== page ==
Infection and culture

Resting CD4+ T-cell subsets isolated by flow cytometry were infected with a 1:1 mixture of X4 and R5 viruses (determined by the amount of p24) at a range of 10–20 ng total p24 per 105 cells by the spinoculation method as previously described [26]. After spinoculation, cells were washed and then incubated in R-10 medium [RPMI-1640 with 10% fetal bovine serum, 100 µg/ml penicillin, 100 µg/ml streptomycin, and 1% GlutaMAX solution (ThermoFisher Scientific)] for 2 h at 37 °C to induce viral fusion. Cells were then washed and cultured in R-10 medium supplemented with 1.25 µM saquinavir, to prevent viral spread, for up to 5 days. At 3 days post-infection, half of the culture medium was replaced with fresh medium, and the cultures were either kept in the resting condition or subjected to activation via the T-cell receptor using the Dynabeads Human T-Activator CD3/CD28 (ThermoFisher Scientific) in the presence of 5% heat-inactivated human AB serum and 50 U/ml IL-2 for 2 days. Flow cytometry was performed to detect productively infected cells at 3 days and 5 days post-infection using a FACSCanto II (BD Biosciences). All experiments with HIV-1 were conducted in a biosafety level 3 containment facility at National Institute of Infectious Diseases (NIID; Tokyo, Japan).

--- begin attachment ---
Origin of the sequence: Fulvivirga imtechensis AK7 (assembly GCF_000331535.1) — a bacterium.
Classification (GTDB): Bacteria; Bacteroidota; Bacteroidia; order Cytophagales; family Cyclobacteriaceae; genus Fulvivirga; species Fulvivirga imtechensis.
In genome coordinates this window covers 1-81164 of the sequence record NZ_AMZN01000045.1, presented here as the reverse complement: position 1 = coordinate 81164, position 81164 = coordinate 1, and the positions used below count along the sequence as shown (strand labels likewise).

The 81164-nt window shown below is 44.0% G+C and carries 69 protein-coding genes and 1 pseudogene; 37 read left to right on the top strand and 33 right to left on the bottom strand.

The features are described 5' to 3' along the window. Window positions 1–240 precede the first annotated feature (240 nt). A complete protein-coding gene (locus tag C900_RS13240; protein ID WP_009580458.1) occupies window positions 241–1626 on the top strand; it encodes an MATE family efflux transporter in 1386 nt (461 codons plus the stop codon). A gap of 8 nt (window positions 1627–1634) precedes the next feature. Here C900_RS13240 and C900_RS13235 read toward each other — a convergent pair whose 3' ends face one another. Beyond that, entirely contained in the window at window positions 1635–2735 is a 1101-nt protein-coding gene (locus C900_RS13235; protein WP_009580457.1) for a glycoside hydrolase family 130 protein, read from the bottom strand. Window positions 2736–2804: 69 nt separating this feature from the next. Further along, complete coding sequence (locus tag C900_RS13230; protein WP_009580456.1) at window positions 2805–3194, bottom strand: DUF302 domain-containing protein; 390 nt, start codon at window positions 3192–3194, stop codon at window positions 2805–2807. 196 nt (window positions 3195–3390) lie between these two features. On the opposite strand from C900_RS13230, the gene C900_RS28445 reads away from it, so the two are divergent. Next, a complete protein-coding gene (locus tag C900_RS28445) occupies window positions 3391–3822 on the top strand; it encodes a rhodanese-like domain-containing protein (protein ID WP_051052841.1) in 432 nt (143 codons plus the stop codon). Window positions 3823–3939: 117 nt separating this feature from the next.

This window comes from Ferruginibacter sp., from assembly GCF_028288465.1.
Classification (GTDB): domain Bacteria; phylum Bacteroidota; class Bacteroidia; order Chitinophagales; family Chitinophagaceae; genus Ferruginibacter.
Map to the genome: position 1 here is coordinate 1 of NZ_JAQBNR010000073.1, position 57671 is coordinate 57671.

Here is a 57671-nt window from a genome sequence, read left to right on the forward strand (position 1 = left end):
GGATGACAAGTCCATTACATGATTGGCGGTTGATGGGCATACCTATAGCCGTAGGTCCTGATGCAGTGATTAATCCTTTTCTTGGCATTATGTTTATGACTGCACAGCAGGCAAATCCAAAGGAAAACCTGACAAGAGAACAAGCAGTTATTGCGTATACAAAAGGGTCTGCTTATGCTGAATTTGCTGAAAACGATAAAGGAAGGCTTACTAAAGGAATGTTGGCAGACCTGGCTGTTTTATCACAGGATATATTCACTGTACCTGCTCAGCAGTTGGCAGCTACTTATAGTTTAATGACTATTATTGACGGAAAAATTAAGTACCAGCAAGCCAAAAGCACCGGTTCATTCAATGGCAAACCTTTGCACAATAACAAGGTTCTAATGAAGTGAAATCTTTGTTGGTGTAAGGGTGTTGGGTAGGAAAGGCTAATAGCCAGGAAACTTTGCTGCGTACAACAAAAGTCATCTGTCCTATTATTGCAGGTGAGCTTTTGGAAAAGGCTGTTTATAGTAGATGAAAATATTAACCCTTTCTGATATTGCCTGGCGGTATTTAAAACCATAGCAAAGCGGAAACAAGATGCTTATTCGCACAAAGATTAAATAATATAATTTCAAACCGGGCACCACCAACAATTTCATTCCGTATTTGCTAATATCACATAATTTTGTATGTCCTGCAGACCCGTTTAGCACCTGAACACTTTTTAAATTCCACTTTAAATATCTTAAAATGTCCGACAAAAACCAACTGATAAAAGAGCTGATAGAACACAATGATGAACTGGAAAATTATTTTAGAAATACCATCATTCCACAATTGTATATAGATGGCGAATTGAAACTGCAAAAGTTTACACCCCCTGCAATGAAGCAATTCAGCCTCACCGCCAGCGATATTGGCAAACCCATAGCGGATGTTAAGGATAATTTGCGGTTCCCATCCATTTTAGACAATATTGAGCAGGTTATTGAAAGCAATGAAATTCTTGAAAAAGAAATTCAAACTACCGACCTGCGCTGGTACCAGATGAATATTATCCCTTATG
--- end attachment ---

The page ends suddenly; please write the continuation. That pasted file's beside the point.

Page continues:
Analysis for flow cytometry

Data obtained from flow cytometry were saved as FCS files and analyzed using FlowJo v10.5.0 (BD Biosciences).

Statistical analysis

The significance of data comparisons was evaluated by repeated-measures one-way ANOVA and Tukey’s multiple comparison test using GraphPad Prism version 8 (Graph Pad Software, San Diego, CA, USA). A P-value of < 0.05 was considered statistically significant.


Profiles of resting TN-, CCR5 TM-, and CCR5+ TM-cell populations prior to sorting